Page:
This new release of URandR will finally allow you to save your settings without touching your xorg.conf (except for the virtual resolution).
Ubuntu (and its variants Kubuntu, Xubuntu and Fluxbuntu) have made Linux more accessible to the big public, as it has brought both ease of use and eye-candy as well as security and ease of installing programs.
The users of Ubuntu have a big range of software to choose and install, but it's hard to choose what software is the best for your needs.
The AptURL Protocol Handler is a program that handles special URLs for installing packages. This means that special links in web pages can install software. Ubuntu 7.10 has AptURL installed by default. Installing applications does not get any easier than this.
The KDE Education Project is developing high-quality software for the K Desktop Environment. Its primary focus is on schoolchildren aged 3 to 18, and the specialized user interface needs of young users. Several programs were also made to aid teachers in planning lessons, and others that are of interest to university students and anyone else with a desire to learn.
Ubuntu-based distribution and live CD focused upon setting up a standalone MythTV system similar to KnoppMyth or Mythdora. It can be used to install a standalone frontend, backend, or combination machines. Mythbuntu uses Xfce as its default desktop and provides a graphical Control Centre to configure the system.
The latest version of OpenOffice.org is now available using a browser with a single click of a mouse, with no download or installation process ('no install') of the productivity suite required. This new service by Ulteo offers many benefits for users of the productivity suite, and has been well received by early beta users across Windows, Linux and Mac operating systems.
Mozilla promises big security strides in the upcoming release of Firefox 3, including access to a Google's database of malware-laced Web sites and a warning system that will alert users who are about to visit them. IT security professionals who have experimented with the latest beta say tweaks are needed but that the overall changes look promising.
One of the hottest new technologies for servers is virtualization, which allows you to install multiple instances of one or more operating systems on one machine. This is ideal especially for servers with a low average load because, instead of configuring a separate physical box for every single instance of an operating system you need, you just run multiple instances of one or more operating systems on one machine.
Every couple of years, someone compiles a list of programs that GNU/Linux needs to compete on the desktop. For example, in early 2006, Novell conducted a survey of the applications that people most wanted ported to the platform.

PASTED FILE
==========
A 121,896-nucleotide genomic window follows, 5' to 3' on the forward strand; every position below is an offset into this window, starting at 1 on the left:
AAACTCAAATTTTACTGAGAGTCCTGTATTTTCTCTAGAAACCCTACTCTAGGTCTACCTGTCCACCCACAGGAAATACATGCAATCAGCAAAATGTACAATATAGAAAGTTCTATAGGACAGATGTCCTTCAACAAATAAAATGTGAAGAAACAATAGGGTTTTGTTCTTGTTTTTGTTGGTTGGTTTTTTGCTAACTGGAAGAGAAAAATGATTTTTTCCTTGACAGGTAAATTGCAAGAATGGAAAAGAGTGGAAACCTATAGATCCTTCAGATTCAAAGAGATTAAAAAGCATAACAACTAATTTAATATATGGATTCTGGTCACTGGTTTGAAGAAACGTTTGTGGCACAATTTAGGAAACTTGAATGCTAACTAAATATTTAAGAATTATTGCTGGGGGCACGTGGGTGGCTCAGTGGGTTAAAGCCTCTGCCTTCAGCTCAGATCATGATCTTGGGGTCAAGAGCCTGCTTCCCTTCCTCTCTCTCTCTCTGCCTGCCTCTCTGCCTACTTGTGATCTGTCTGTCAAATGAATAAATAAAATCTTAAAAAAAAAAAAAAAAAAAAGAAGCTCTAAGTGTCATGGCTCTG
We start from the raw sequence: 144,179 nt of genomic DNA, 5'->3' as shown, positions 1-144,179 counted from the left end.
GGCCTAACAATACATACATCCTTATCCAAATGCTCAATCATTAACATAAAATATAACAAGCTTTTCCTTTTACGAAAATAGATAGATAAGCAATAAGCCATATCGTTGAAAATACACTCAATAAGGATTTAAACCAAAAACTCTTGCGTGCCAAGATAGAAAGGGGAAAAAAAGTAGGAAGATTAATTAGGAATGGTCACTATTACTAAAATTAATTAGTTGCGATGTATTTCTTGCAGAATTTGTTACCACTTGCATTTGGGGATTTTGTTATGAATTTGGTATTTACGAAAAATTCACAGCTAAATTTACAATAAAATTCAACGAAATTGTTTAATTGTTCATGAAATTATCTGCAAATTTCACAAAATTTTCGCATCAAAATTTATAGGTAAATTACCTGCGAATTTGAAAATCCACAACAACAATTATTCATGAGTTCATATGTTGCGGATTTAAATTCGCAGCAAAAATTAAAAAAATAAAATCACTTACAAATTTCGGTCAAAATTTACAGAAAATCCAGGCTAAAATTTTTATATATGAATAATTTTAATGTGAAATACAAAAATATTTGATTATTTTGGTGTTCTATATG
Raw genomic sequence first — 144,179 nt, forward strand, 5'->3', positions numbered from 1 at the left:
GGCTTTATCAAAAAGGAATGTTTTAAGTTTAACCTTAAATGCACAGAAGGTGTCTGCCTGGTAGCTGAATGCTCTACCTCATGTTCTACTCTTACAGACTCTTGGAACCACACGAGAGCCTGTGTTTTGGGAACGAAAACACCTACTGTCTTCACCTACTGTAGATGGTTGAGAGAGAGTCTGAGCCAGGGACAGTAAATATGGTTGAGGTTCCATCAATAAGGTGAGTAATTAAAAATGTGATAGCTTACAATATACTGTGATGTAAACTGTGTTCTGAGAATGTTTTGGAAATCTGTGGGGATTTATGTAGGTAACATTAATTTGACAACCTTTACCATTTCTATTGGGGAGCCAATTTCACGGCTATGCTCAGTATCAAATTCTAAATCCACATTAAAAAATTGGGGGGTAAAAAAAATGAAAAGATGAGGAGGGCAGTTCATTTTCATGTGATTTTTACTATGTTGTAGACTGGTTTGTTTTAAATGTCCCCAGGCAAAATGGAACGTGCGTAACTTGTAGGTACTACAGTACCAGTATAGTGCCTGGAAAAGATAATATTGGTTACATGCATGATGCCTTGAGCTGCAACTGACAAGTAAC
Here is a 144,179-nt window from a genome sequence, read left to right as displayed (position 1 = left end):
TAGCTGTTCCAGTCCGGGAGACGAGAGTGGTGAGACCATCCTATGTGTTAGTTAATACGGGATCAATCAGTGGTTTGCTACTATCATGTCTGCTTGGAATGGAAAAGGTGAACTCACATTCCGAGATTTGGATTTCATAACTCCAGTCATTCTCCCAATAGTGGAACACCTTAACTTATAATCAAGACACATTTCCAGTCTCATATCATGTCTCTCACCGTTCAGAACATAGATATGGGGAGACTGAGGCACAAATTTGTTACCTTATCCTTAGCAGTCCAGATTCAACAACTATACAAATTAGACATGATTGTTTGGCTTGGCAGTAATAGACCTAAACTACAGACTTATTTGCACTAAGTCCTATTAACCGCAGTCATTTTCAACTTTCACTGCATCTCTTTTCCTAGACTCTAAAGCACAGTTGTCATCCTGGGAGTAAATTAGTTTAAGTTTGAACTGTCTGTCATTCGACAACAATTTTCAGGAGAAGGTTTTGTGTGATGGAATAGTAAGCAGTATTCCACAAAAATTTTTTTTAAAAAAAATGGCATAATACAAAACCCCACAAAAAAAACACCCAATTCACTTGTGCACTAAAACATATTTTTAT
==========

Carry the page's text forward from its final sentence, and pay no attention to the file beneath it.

t's good news, bad news situation when it comes to Adobe's new Flash player for Linux:
I’m a big fan of Linux and Open Source. I abandoned Windows back in January, and haven’t looked back since. In fact, the only machine running Windows in this entire house is the acting-HTPC, due to having an ancient graphics adapter that refuses to display through TV-out under Linux. Whenever that gets upgraded, Mythbuntu will be the OS of choice there.
But there’s one area that seems to keep annoying me within the Open Source-community. That particular area is the area of MP3/Media-players. I don’t have very high demands as far as playing movies go, but I do have some fairly specific wishes when it comes to playing my MP3’s.
Ubuntu has caused GNU/Linux based operating systems to have many reviews recently, most concentrating on the more flashy parts such as the infamous rotating cube or wobbly windows provided by compiz fusion, rather than the things that actually make it such a enjoyable operating system to use.
Nemo is the latest effort to provide a new paradigm for file managers. Its approach, at least in its first early development release, is to combine file management with calendar views. Questions remain, however, about whether the concept will scale, and whether it is an improvement on traditional file managers, or simply different.
Hotwire is a graphical shell intended to replace the interactive command execution portion of a typical Unix shell. It includes much of the functionality found in the combination of a terminal emulator, a shell, and core utilities like ls and grep.
The Ubuntu Weekly Newsletter, Issue #69, for the week December 2nd - December 8th, 2007 is now available. In this issue we cover Packaging Jams, MPAA being forced to remove the University Toolkit, Kubuntu Tutorials Day, an Ubuntu Forums interview, and as always, and much much more!
Last week, I read a few articles on how the forums on Linux/Ubuntu are fooling the users. Through a malacious help, these so called 'helpful' souls are actually taking the poor hapless users for a ride. The article examines this problem and a few steps to combat this growing menace of malacious help.
Laptops can get lost and stolen. Besides the inconvenience and cost of replacing it, there is the potential for your personal data to end up in the hands of an identity thief.
New features in the Firefox and Opera browsers could make it less complex and cheaper for people to incorporate video into their Web sites, representatives of Mozilla and Opera say.
The Mozilla-based, single-site "Web app" browser Webrunner, which we covered in July, was rebranded Mozilla Prism in October and moved to the Mozilla Labs site. Initially, Prism was only available for Windows, but Mac and Linux builds are now available.